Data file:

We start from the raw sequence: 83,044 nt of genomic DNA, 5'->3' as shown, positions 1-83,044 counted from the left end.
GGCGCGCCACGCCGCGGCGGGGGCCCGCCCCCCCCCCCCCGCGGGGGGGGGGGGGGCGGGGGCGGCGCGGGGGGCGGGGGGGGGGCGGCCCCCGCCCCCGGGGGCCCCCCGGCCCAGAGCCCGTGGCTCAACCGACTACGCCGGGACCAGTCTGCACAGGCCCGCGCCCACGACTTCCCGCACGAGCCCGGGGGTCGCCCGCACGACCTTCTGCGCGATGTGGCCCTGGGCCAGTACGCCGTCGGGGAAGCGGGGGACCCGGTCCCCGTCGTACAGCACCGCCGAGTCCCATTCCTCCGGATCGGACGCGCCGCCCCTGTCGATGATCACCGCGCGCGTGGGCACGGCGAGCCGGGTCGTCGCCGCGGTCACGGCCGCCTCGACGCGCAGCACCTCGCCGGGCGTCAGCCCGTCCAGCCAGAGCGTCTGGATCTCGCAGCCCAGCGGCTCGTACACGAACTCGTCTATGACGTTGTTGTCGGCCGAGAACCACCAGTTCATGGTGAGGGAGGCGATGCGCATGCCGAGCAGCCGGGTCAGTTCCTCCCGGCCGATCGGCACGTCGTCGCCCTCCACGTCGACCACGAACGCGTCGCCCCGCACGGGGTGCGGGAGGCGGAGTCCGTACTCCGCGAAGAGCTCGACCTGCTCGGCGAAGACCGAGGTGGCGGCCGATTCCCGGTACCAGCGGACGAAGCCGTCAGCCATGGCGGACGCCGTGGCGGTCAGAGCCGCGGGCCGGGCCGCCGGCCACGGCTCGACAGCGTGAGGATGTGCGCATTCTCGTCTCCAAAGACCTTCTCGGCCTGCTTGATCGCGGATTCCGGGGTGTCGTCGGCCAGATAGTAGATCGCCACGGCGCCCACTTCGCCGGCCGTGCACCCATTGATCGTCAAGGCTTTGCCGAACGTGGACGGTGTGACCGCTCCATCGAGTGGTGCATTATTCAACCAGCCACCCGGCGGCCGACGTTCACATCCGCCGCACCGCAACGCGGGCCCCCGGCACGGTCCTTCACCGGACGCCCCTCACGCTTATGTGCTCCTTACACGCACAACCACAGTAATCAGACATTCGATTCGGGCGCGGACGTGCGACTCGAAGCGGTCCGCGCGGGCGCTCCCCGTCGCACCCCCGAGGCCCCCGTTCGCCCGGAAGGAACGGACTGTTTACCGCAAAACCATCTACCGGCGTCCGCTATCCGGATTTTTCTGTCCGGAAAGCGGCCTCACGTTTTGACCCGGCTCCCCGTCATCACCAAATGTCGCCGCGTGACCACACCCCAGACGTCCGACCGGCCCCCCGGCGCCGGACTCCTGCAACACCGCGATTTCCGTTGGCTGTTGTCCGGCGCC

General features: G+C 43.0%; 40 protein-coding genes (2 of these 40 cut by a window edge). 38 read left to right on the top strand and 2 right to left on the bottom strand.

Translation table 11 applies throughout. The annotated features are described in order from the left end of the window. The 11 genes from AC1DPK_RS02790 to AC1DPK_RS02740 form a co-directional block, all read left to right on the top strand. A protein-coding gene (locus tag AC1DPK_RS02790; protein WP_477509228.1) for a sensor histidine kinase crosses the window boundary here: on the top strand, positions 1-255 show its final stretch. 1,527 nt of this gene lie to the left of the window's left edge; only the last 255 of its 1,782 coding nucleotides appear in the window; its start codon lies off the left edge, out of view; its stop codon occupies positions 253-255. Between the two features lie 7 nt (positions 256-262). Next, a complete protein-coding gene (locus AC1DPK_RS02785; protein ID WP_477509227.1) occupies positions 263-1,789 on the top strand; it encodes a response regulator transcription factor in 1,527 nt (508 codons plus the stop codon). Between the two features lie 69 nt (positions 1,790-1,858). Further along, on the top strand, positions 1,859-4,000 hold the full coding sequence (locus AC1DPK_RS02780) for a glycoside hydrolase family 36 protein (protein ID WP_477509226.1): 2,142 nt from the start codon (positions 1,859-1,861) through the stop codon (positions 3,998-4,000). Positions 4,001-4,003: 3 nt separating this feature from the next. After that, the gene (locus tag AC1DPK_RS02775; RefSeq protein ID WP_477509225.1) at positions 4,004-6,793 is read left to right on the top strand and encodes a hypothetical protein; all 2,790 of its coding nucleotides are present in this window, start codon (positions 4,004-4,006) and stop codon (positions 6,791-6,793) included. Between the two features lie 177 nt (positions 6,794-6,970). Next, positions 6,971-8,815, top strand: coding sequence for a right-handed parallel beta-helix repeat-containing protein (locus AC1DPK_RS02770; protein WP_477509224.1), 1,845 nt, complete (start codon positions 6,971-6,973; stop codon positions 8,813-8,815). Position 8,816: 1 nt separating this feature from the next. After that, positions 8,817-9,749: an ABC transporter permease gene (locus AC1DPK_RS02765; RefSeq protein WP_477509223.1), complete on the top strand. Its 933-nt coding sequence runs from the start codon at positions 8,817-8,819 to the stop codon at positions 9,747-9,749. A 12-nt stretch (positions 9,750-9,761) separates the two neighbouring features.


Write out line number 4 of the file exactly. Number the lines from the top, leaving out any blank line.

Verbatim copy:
Translation table 11 applies throughout. The annotated features are described in order from the left end of the window. The 11 genes from AC1DPK_RS02790 to AC1DPK_RS02740 form a co-directional block, all read left to right on the top strand. A protein-coding gene (locus tag AC1DPK_RS02790; protein WP_477509228.1) for a sensor histidine kinase crosses the window boundary here: on the top strand, positions 1-255 show its final stretch. 1,527 nt of this gene lie to the left of the window's left edge; only the last 255 of its 1,782 coding nucleotides appear in the window; its start codon lies off the left edge, out of view; its stop codon occupies positions 253-255. Between the two features lie 7 nt (positions 256-262). Next, a complete protein-coding gene (locus AC1DPK_RS02785; protein ID WP_477509227.1) occupies positions 263-1,789 on the top strand; it encodes a response regulator transcription factor in 1,527 nt (508 codons plus the stop codon). Between the two features lie 69 nt (positions 1,790-1,858). Further along, on the top strand, positions 1,859-4,000 hold the full coding sequence (locus AC1DPK_RS02780) for a glycoside hydrolase family 36 protein (protein ID WP_477509226.1): 2,142 nt from the start codon (positions 1,859-1,861) through the stop codon (positions 3,998-4,000). Positions 4,001-4,003: 3 nt separating this feature from the next. After that, the gene (locus tag AC1DPK_RS02775; RefSeq protein ID WP_477509225.1) at positions 4,004-6,793 is read left to right on the top strand and encodes a hypothetical protein; all 2,790 of its coding nucleotides are present in this window, start codon (positions 4,004-4,006) and stop codon (positions 6,791-6,793) included. Between the two features lie 177 nt (positions 6,794-6,970). Next, positions 6,971-8,815, top strand: coding sequence for a right-handed parallel beta-helix repeat-containing protein (locus AC1DPK_RS02770; protein WP_477509224.1), 1,845 nt, complete (start codon positions 6,971-6,973; stop codon positions 8,813-8,815). Position 8,816: 1 nt separating this feature from the next. After that, positions 8,817-9,749: an ABC transporter permease gene (locus AC1DPK_RS02765; RefSeq protein WP_477509223.1), complete on the top strand. Its 933-nt coding sequence runs from the start codon at positions 8,817-8,819 to the stop codon at positions 9,747-9,749. A 12-nt stretch (positions 9,750-9,761) separates the two neighbouring features.